Alerts   |   Turkmenistan

RFE/RL unable to reach reporter


New York, July 11, 2008—A contributing reporter for the Turkmen Service of the U.S.-funded Radio Free Europe/Radio Liberty (RFE/RL) who was forcibly held for two weeks in two different psychiatric facilities has now had his phone disabled, according to RFE/RL.

Bowing to international pressure, authorities freed Sazak Durdymuradov on July 3. A security officer warned him to “go and tell the truth” about his treatment in detention, and not to “slander” in his broadcasts, he said. Reports of Durdymuradov’s unlawful detention and alleged torture had outraged the international community, which called for his immediate release. CPJ attempted to interview Durdymuradov today, but was unable to get through to him.

July 11, 2008 12:00 PM ET

Alerts   |   Turkmenistan

RFE/RL journalist tortured, forced into a psychiatric hospital


New York, June 26, 2008—The Committee to Protect Journalists condemns the abduction, torture, and forcible psychiatric hospitalization of Sazak Durdymuradov, a contributing reporter for the Turkmen Service of the U.S.-funded Radio Free Europe/Radio Liberty (RFE/RL), in the Western city of Bakhaden.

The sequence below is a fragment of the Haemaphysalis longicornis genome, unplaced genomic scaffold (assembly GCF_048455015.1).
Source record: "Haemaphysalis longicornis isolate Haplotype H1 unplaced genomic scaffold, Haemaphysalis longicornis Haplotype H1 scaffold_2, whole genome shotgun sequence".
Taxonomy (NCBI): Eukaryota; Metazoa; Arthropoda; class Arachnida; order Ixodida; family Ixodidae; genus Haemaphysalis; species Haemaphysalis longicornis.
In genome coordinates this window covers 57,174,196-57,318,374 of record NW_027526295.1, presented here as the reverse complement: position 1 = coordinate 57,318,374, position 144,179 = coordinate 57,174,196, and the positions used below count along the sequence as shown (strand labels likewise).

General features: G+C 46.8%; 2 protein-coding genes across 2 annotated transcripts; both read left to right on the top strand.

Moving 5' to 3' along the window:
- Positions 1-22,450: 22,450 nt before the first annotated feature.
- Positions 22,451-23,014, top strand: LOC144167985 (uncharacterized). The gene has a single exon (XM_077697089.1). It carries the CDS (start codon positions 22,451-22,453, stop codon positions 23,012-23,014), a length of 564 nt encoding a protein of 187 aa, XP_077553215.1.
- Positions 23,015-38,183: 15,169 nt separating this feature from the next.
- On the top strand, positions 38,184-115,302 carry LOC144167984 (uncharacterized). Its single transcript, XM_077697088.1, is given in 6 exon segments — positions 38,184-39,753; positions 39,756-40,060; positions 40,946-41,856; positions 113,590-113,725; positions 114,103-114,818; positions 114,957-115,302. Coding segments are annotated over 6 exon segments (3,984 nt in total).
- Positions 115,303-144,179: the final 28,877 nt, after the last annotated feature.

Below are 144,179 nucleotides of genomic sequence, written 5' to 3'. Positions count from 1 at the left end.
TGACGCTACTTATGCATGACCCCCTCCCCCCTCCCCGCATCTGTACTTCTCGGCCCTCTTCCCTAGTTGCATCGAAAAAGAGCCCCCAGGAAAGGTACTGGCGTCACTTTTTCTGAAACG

According to RFE/RL, Durdymuradov was seized by agents of the secret police (MNB) from his Bakhaden home on June 20 and forcibly taken to a local psychiatric clinic, then shuttled to an MNB station where he was severely beaten, tortured with electroshock, and pressured to sign a letter that said he agreed to stop reporting for RFE/RL. Colleagues say they believe that Durdymuradov was then transferred to a psychiatric hospital in the eastern Lebap region, notorious for “admitting” critics of the Turkmen regime, RFE/RL Turkmen Service Director Oguljamal Yazliyeva told CPJ. However, Durdymuradov’s whereabouts have yet to be confirmed. When RFE/RL contacted MNB authorities to find out where Durdymuradov was, they told the outlet that they were unfamiliar with the case.

June 25, 2008 12:00 PM ET


Attacks on the Press   |   Turkmenistan

Attacks on the Press 2007: Turkmenistan


The sudden death of President-for-Life Saparmurat Niyazov in December 2006 marked an end to an eccentric and authoritarian rule, raising modest hopes for social, economic, and political reform. Gurbanguly Berdymukhammedov, a deputy prime minister and Niyazov loyalist, was named interim leader and then became president in a government-orchestrated “election” in February.
February 5, 2008 10:19 AM ET


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